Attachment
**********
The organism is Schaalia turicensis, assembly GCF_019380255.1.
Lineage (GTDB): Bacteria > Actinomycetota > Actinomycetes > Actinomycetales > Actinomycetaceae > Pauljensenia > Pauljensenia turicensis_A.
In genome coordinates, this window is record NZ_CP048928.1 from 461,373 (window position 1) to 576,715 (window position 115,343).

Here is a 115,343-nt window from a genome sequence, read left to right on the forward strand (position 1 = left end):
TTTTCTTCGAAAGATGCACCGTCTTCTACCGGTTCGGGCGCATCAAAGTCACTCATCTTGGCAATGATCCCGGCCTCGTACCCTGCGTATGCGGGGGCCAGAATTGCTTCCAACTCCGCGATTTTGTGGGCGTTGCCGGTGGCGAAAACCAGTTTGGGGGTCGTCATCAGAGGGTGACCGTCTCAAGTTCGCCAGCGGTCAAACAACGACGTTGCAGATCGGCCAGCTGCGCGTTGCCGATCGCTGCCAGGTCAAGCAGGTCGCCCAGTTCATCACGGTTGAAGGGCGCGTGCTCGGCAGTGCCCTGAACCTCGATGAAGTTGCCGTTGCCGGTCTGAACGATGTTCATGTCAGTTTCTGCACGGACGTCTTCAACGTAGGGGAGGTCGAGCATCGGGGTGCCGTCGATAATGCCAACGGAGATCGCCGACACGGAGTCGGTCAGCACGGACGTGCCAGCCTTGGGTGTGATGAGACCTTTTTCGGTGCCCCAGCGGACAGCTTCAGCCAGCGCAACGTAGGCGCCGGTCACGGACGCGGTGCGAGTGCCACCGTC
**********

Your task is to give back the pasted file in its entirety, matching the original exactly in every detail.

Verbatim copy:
The organism is Schaalia turicensis, assembly GCF_019380255.1.
Lineage (GTDB): Bacteria > Actinomycetota > Actinomycetes > Actinomycetales > Actinomycetaceae > Pauljensenia > Pauljensenia turicensis_A.
In genome coordinates, this window is record NZ_CP048928.1 from 461,373 (window position 1) to 576,715 (window position 115,343).

Here is a 115,343-nt window from a genome sequence, read left to right on the forward strand (position 1 = left end):
TTTTCTTCGAAAGATGCACCGTCTTCTACCGGTTCGGGCGCATCAAAGTCACTCATCTTGGCAATGATCCCGGCCTCGTACCCTGCGTATGCGGGGGCCAGAATTGCTTCCAACTCCGCGATTTTGTGGGCGTTGCCGGTGGCGAAAACCAGTTTGGGGGTCGTCATCAGAGGGTGACCGTCTCAAGTTCGCCAGCGGTCAAACAACGACGTTGCAGATCGGCCAGCTGCGCGTTGCCGATCGCTGCCAGGTCAAGCAGGTCGCCCAGTTCATCACGGTTGAAGGGCGCGTGCTCGGCAGTGCCCTGAACCTCGATGAAGTTGCCGTTGCCGGTCTGAACGATGTTCATGTCAGTTTCTGCACGGACGTCTTCAACGTAGGGGAGGTCGAGCATCGGGGTGCCGTCGATAATGCCAACGGAGATCGCCGACACGGAGTCGGTCAGCACGGACGTGCCAGCCTTGGGTGTGATGAGACCTTTTTCGGTGCCCCAGCGGACAGCTTCAGCCAGCGCAACGTAGGCGCCGGTCACGGACGCGGTGCGAGTGCCACCGTC